I took a tentative sip of the coffee, ready to spit it out if it had the least bit of an odd taste. It didn't. In fact, its smoky flavor was strangely familiar. My eyebrows rose. "Starbucks French Roast?"

"Of course. Is there anything else?"

"I'm a bit partial to their Sumatra blend as well, but you can't go wrong with French Roast."

"Just so. Although don't you find Sumatra a bit spicy?"

"Only after a meal. Alone, or in a latte, it's perfect."

"I've never tried Sumatra in a latte," she mused. "But I will do so at the earliest opportunity."

From imps to Starbucks in ten seconds. I truly was going mad. "Mrs. Banacek - "

"Call me Mel," she interrupted. I looked at her. I couldn't imagine anyone looking less like a "Mel" than the sophisticated, elegant woman before me. She frowned. "No?"

"Um... I'm thinking not."

"How about Sandy? Do I look like a Sandy?"

I shook my head. She sighed. "I've always wanted to have a nickname but have never been allowed one. Very well, Melissande it is, although I do think the name Lissa attractive."

"Melissande," I said, setting down my cup and leveling a serious gaze at her. "You hired me to translate the inscription scribed on the inside of an early-fourteenth-century breastplate that has, until this date, remained firmly in the realm of the mythical. You sucked me in with a description and photos of the armor that were so tantalizing, I had no choice but to agree to your offer. I assume you brought me here because you wanted someone who is familiar with obscure European languages, but I'm beginning to feel that you have another purpose in bringing me halfway around the world. I would appreciate it if you would tell me just what that purpose is."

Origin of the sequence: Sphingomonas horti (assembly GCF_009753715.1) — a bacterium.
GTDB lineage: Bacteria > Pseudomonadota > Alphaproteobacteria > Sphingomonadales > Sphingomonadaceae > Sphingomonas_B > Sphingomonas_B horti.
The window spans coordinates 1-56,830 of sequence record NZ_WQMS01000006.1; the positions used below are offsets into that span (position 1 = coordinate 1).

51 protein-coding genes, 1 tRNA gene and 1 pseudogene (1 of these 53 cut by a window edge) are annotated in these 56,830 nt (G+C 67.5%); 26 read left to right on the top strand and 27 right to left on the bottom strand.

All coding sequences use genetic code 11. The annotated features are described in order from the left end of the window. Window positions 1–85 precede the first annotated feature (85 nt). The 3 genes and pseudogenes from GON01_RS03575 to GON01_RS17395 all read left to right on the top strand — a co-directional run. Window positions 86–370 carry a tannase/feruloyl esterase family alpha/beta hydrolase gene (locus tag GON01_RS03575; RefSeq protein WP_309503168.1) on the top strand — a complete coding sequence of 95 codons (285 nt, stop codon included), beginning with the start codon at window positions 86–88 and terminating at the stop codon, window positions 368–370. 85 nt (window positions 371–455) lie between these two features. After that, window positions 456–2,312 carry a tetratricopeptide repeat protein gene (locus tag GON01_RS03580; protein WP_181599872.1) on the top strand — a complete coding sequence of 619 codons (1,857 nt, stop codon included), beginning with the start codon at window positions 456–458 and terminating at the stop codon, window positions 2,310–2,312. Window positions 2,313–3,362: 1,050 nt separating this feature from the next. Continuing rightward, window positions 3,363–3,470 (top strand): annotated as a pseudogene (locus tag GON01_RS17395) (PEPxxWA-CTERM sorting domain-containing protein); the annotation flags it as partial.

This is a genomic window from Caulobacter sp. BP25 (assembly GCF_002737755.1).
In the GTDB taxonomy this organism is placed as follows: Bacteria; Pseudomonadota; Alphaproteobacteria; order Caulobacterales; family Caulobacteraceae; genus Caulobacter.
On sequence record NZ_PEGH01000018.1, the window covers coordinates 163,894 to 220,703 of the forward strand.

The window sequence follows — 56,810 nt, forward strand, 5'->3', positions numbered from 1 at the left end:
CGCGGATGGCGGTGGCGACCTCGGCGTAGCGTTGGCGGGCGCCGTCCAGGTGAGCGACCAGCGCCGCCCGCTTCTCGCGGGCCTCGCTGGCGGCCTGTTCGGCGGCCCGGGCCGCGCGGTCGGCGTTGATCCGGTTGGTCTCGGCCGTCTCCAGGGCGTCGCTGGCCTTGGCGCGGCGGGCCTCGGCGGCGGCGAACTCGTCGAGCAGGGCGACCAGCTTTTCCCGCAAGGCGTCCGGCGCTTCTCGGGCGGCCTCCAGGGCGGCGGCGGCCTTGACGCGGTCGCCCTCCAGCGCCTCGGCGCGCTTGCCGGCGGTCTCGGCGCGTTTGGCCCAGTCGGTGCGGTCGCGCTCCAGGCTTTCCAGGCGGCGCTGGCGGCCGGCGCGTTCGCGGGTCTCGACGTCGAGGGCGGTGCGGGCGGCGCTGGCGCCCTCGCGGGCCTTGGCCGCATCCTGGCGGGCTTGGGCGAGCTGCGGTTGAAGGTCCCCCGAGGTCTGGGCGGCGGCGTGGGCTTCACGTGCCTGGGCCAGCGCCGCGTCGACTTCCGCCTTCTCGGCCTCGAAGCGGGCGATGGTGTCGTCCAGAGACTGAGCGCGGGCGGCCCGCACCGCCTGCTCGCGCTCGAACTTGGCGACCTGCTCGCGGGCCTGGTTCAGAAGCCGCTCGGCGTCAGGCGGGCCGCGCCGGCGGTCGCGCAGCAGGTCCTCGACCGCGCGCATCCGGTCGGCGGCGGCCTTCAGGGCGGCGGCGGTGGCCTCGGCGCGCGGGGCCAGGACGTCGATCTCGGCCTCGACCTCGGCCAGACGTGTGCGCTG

She nodded. "A very reasonable request. I applaud both your frankness and your efficiency in going straight to the point. Quite simply, you are a Charmer, and I need your assistance to locate my nephew and brother."

I froze, ice forming in my blood at the word that had so harmlessly tripped off her tongue. Charmer. It was a word I hadn't heard in almost ten years. Ten long years. I swallowed back a sudden lump in my throat, my voice suddenly hoarse. "I assume by Charmer you aren't referring to my excellent people skills?"

"No," she said, her eyes serious. "I mean one who has the ability to draw Charms. You are a Charmer. You were born a Charmer, although I understand that you have not used your abilities after an accident during your college years - "

I put a hand out to stop her, blind with sudden grief, a band of pain tight around my chest as I struggled for air.

"I beg your pardon, Nell. That was an unfortunate reference, but it has relevance to the situation."